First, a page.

GEIST:  Yes, that was a good one.  You know what I‘ll be looking to see?  If people do this story.  I remember when it happened, they had Buzz Aldren on as a guest.  I was always curious about that.  Buzz, you‘ve been an astronaut.  Were you ever tempted to put on diapers and drive to Orlando?  What perspective does he bring to that story?  I‘m not sure.

CARLSON:  I like Buzz Aldren, nice guy.

GEIST:  Yes, right, he shouldn‘t be doing that.  Well, anyway.  A mother, Tucker, her two-year-old son and a 6-year-old daughter probably looked like an easy target for a car-jacker in Miami yesterday, but the man  didn‘t take into account the fact that little Brianna Diaz was carrying conceals school books and she was not afraid to use them. 

The criminal pushed the mother out of the car and took off with the kids.  That‘s when the six-year-old girl starting hitting the car jacker with her school books from the back seat.  The man stopped the car and let the kids go unharmed. 

(BEGIN VIDEO CLIP)

BRIANNA DIAZ, BEAT UP HIJACKER:  I was trying to stop the car and he didn‘t let me.  And that‘s why I smacked him on the head with my books. 

(END VIDEO CLIP)

GEIST:  Yes!  Smacked him on the head with my book.  Asked why she did it.  She said because he was being bad.  That‘s why.  He dropped them off.  The kids walked home hand in hand.  The mom had a few scrapes and bruises, but everybody was OK.  So, a remarkable story. 

CARLSON:  You know, in about 15 years, she is going to give men a tough time. 

GEIST:  Oh my god, she‘s six.  She‘s cool though.  She‘s a hero.  Finally, Tucker, remember those so-called bandit babes who were caught on a surveillance camera robbing a bank in suburban Atlanta the other day.  Well, they‘ve been caught and it turns out the teller was in on the plan.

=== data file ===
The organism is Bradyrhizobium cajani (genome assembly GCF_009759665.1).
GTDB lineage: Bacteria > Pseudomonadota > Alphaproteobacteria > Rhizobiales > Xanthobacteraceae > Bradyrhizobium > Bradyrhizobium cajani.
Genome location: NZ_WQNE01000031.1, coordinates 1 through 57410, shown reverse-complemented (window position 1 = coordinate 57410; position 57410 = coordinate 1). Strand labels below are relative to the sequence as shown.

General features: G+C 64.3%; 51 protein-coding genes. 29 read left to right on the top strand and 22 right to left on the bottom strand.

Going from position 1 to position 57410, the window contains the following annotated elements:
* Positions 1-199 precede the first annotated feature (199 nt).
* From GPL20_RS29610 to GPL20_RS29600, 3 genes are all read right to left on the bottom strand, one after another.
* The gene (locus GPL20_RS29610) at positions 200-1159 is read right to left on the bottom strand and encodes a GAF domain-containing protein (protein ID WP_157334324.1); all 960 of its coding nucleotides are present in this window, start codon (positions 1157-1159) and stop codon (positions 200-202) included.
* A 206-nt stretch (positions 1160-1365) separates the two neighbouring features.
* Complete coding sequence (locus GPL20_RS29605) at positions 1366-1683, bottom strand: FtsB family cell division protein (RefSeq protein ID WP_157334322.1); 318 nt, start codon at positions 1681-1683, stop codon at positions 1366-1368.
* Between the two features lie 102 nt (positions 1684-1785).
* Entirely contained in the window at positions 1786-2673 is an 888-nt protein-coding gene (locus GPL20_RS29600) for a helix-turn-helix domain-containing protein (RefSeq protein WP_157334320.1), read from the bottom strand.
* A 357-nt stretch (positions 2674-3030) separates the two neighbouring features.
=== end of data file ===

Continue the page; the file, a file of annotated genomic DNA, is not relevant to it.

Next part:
That explains why the 19-year-old girls were so calm. 

The really bad news though, Tucker, is that the surveillance pictures were very, very generous to the girls.  Now here are the mug shots.  So, from here on, they will no longer be called bandit babes or Barbie bandits.  Ladies, I think we‘re finished here.  That‘s about enough.  End of story, as far as I‘m concerned.   

CARLSON:  Not only are they accused felons, they are being mocked by you Willie.

GEIST:  I feel terrible.

CARLSON:  Willie Geist from headquarters, thanks a lot.  That does it for us.  Thanks for watching.  Have a great weekend.  See you Monday. 

THIS IS A RUSH TRANSCRIPT. THIS COPY MAY NOT BE IN ITS FINAL FORM AND MAY BE UPDATED.

END   

Copy: Content and programming copyright 2007 NBC.  ALL RIGHTS  RESERVED. Transcription Copyright 2007 Voxant, Inc.  ALL RIGHTS  RESERVED. No license is granted to the user of this material other than for research. User may not reproduce or redistribute the material except for user‘s personal or internal use and, in such case, only one copy may be printed, nor shall user use any material for commercial purposes or in any fashion that may infringe upon NBC and Voxant, Inc.‘s copyright or other proprietary rights or interests in the material. This is not a legal transcript for purposes of litigation.